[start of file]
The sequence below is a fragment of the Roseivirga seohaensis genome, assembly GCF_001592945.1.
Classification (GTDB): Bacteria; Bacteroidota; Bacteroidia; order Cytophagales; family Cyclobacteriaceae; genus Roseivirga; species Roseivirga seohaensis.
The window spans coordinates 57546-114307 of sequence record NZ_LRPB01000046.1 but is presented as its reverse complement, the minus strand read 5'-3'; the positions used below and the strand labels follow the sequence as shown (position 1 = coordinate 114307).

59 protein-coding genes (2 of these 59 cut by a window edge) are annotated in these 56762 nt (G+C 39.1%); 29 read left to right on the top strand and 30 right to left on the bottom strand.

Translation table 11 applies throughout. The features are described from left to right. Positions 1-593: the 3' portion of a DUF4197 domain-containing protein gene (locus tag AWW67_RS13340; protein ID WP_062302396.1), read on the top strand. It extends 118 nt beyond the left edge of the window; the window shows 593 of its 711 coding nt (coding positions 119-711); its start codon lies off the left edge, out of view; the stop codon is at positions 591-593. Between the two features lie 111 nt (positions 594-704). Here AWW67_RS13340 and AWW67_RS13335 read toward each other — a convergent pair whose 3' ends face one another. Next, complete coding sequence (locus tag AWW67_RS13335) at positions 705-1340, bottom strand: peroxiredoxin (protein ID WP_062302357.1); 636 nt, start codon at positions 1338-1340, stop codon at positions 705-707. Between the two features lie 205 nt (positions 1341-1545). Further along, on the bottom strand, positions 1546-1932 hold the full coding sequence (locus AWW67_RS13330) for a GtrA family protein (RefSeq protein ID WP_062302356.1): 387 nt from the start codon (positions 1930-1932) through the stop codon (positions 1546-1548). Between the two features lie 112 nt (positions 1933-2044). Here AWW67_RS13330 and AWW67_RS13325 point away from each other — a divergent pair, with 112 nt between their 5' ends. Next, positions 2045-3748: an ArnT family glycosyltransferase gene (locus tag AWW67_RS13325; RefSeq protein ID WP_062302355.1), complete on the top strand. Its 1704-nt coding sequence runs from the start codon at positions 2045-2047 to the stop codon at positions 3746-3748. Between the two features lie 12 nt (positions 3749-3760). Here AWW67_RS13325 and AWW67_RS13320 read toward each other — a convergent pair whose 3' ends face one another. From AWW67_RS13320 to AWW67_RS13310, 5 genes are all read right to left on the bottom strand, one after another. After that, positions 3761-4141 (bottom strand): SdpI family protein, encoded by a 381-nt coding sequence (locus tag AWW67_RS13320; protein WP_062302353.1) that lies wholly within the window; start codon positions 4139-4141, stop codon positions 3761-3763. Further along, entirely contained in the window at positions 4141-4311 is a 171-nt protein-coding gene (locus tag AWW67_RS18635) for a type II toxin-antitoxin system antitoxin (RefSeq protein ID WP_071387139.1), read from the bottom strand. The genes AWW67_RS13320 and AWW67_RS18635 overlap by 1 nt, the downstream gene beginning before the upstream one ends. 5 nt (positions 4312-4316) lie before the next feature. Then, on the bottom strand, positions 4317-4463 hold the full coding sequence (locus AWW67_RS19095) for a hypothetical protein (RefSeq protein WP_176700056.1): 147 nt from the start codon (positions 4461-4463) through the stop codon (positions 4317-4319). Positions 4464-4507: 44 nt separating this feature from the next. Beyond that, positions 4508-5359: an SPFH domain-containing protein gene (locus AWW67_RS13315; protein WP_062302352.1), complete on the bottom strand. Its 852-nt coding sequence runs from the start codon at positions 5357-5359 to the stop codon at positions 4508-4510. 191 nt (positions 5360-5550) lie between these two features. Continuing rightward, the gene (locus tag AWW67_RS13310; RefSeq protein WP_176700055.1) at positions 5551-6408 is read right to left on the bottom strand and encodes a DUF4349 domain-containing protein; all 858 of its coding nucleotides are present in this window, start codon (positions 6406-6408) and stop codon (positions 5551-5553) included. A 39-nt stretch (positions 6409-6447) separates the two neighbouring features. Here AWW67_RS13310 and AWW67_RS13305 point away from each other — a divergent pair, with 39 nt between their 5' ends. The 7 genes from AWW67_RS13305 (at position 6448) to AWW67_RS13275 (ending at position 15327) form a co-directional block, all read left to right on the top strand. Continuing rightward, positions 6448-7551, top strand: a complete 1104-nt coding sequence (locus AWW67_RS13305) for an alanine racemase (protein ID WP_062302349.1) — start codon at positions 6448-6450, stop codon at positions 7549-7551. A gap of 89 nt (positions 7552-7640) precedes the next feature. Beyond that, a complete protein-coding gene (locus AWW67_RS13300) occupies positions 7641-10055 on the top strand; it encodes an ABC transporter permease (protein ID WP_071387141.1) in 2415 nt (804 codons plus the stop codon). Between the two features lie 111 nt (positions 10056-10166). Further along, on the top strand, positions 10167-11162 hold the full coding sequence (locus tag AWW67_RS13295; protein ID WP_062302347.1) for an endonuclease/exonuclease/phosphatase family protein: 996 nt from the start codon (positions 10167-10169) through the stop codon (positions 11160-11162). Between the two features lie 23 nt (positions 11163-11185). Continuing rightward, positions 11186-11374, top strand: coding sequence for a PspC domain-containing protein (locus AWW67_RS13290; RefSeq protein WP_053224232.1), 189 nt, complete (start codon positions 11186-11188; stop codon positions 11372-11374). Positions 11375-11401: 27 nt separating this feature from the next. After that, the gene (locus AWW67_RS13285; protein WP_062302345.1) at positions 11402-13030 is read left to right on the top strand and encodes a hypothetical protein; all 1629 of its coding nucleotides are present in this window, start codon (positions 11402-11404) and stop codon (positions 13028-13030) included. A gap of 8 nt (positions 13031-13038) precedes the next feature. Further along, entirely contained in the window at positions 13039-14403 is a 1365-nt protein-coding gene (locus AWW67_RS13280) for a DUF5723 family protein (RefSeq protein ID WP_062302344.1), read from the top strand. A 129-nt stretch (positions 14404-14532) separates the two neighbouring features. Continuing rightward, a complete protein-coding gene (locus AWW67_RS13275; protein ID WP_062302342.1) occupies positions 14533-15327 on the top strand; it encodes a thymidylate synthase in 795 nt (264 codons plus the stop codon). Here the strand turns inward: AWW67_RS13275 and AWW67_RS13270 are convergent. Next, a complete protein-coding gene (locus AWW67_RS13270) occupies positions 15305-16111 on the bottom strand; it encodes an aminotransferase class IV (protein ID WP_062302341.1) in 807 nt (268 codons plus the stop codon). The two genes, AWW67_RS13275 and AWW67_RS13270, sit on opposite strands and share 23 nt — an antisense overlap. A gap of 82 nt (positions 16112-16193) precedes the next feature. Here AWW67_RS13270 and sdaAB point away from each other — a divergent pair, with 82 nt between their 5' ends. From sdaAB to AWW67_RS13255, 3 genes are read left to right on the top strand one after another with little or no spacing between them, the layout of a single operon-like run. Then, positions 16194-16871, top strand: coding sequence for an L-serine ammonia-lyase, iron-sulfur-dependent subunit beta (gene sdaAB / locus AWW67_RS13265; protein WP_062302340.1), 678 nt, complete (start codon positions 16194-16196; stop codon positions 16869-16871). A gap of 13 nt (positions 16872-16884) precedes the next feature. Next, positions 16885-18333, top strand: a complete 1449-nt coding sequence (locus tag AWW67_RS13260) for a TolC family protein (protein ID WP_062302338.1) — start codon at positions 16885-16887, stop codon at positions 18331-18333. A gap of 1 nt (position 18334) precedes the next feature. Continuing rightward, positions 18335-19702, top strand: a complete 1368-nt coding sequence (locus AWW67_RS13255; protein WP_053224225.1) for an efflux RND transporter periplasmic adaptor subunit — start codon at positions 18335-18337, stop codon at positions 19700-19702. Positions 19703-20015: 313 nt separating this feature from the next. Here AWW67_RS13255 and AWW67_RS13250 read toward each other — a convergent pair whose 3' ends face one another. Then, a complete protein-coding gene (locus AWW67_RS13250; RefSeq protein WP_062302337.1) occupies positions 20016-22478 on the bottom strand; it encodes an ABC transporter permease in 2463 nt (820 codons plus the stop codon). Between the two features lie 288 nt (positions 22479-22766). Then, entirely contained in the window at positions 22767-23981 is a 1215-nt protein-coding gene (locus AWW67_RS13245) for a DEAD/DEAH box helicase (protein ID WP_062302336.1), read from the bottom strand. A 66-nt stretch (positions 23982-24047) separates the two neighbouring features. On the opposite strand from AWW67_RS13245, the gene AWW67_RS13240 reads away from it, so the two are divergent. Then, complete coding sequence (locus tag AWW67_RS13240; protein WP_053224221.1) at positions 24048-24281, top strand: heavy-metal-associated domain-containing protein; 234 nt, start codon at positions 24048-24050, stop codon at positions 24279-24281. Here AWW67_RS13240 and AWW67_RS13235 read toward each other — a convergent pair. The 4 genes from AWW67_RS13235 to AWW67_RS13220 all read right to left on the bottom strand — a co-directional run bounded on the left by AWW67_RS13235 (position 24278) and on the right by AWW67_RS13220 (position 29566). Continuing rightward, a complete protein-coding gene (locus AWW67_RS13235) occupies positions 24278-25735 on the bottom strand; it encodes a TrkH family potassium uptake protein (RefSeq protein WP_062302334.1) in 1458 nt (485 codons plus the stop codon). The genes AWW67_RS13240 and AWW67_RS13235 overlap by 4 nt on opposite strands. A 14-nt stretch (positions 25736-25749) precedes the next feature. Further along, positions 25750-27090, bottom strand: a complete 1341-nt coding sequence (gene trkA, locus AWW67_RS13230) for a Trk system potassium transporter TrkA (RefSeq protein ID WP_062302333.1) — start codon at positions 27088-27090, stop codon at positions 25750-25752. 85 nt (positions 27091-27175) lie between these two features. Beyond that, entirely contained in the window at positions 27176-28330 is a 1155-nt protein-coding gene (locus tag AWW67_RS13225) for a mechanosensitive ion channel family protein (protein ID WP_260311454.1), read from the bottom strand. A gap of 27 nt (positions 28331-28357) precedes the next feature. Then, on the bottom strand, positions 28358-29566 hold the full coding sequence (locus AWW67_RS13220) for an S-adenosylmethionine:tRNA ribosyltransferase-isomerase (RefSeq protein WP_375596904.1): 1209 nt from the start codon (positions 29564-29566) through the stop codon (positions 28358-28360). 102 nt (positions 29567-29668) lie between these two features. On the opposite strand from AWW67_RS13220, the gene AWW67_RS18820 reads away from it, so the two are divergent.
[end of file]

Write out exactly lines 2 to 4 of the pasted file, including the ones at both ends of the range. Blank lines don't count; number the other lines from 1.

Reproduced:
Classification (GTDB): Bacteria; Bacteroidota; Bacteroidia; order Cytophagales; family Cyclobacteriaceae; genus Roseivirga; species Roseivirga seohaensis.
The window spans coordinates 57546-114307 of sequence record NZ_LRPB01000046.1 but is presented as its reverse complement, the minus strand read 5'-3'; the positions used below and the strand labels follow the sequence as shown (position 1 = coordinate 114307).

59 protein-coding genes (2 of these 59 cut by a window edge) are annotated in these 56762 nt (G+C 39.1%); 29 read left to right on the top strand and 30 right to left on the bottom strand.